How To See Rare “Christmas Star” Shine Over Idaho on Winter Solstice
What is being described as the "Christmas star" will appear in the sky on the winter solstice, December 21st. It's something that hasn't happened in roughly 800 years! The two largest planets in our solar system, Jupiter and Saturn, will appear to almost merge in Earth’s night sky. Astronomers are officially calling it the Great Conjunction of 2020.
According to NASA officials, Jupiter and Saturn have been traveling together across the sky all year. In the first three weeks of December, the planets will continue to move even closer together after each sunset. On December 21st, Jupiter and Saturn will be just 0.1 degrees apart causing it to look like two large objects shining so closely together in the sky as one.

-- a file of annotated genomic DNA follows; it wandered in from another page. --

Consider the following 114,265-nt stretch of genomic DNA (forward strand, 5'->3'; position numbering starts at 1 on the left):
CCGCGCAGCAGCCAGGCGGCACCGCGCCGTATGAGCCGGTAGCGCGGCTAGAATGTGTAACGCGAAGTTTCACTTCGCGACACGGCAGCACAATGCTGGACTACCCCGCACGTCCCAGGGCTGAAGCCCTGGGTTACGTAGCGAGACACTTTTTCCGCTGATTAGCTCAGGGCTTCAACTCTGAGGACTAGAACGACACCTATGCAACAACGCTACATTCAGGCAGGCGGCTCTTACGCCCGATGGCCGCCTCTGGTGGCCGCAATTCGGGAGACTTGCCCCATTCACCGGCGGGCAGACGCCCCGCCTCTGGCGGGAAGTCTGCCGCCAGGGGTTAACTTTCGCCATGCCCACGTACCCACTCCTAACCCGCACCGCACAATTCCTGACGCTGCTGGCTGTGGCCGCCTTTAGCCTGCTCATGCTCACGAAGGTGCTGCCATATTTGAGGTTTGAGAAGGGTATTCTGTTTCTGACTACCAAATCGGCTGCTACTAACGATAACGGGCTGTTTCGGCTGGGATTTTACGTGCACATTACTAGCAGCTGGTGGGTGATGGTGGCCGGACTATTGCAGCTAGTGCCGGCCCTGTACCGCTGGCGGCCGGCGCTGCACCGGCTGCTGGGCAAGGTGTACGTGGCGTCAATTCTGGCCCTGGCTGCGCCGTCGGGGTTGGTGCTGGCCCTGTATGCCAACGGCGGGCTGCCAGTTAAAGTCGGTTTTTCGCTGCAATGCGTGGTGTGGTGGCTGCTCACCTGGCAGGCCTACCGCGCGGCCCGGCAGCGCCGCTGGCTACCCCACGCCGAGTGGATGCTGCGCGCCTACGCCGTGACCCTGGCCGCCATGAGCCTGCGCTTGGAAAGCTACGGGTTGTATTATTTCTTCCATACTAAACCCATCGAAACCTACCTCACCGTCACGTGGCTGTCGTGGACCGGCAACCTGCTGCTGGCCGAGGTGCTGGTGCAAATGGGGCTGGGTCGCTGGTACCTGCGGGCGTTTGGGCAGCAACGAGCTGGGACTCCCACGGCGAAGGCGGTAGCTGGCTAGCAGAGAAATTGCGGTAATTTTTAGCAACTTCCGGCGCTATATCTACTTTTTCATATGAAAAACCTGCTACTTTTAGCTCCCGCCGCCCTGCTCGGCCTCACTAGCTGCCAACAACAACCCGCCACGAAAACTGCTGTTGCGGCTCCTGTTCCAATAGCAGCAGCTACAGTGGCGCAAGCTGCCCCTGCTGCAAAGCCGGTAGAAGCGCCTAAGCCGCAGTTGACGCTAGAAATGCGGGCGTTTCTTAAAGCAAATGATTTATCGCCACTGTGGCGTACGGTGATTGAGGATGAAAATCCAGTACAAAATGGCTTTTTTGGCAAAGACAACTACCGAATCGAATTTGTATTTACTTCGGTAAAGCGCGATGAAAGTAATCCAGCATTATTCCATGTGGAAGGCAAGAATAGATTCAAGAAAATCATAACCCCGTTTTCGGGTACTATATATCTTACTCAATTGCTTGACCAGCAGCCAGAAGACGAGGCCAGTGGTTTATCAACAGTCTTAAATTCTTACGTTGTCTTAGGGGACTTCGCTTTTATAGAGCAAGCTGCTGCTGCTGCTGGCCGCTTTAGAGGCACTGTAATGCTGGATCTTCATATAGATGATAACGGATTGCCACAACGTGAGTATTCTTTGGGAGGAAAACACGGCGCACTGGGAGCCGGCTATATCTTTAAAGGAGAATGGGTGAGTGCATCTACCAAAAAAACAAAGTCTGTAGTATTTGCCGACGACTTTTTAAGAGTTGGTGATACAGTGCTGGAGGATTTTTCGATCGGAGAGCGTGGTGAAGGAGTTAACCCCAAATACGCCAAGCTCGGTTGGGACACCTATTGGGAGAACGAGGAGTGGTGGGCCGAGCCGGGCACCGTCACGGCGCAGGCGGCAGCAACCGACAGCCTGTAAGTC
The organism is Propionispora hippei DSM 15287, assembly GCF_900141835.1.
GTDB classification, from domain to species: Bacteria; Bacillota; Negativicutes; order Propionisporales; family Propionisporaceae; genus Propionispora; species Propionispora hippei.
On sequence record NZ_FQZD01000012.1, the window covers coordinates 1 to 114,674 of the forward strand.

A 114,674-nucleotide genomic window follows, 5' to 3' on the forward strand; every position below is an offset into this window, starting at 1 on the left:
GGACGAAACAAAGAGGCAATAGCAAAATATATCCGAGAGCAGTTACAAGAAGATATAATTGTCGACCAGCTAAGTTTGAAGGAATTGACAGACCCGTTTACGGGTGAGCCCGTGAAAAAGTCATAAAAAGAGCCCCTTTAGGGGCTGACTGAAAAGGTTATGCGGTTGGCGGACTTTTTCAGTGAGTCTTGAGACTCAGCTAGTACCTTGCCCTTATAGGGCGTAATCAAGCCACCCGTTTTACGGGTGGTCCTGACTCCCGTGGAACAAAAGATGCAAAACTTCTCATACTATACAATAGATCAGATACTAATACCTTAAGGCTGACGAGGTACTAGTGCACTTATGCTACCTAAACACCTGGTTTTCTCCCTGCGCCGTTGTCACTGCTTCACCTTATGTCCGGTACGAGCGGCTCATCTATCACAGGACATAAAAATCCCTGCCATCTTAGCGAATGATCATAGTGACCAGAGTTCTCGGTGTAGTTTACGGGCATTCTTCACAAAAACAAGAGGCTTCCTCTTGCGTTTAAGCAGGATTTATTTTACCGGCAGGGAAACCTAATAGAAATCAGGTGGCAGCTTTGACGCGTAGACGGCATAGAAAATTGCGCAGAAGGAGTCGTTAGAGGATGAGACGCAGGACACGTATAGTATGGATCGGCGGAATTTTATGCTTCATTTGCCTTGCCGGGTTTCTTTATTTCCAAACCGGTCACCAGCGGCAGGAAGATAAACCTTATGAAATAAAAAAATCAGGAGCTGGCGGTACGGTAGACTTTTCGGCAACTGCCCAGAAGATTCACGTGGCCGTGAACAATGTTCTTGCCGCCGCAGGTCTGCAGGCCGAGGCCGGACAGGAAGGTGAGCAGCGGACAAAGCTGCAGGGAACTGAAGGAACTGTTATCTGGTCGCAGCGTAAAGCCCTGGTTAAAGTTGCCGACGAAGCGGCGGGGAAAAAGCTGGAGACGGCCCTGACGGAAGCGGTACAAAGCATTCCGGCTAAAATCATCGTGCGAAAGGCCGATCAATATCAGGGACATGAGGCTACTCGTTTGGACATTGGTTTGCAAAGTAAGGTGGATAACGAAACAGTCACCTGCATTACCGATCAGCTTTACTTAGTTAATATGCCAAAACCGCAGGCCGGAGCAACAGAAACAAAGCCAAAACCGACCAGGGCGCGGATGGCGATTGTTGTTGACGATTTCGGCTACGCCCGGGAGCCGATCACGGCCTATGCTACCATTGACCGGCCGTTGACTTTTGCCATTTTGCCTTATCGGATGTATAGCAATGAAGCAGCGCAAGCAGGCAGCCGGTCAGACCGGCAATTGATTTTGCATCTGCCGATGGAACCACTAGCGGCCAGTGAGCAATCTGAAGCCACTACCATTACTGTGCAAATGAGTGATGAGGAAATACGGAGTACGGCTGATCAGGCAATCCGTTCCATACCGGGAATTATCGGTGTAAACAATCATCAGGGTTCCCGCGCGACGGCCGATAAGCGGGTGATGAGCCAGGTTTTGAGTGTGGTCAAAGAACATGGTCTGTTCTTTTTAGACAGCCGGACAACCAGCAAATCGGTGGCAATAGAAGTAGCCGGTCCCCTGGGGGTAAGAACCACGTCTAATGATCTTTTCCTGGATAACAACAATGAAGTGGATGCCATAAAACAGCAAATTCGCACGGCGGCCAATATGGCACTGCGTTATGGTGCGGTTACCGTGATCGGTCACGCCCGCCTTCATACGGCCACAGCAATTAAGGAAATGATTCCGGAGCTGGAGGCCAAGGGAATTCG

Although you definitely won't need a telescope to see this incredible rare occurrence, Astronomy.com says that the two planets will be so close that you'll be able to fit them both in the same telescopic field of view. The Great Conjunction can be seen anywhere on Earth. Depending on where you on Earth, depends on the time frame that you'll be able to catch a glimpse. Here in the Pacific Northwest, the conjunction is expected to last for 3 and a half hours starting just after 9:00 pm.
A conjunction like this hasn't been seen since the Middle Ages; a time when according to astronomy.com, "Genghis Khan was conquering large swaths of Asia, and Europe was still generations away from the Renaissance." The coolest part in my opinion is just how rare this is and the fact that it's happening on the winter solstice just 4 days before Christmas! Some astronomers even believe that the “star of Bethlehem” was a conjunction between Jupiter, Saturn and Mars.
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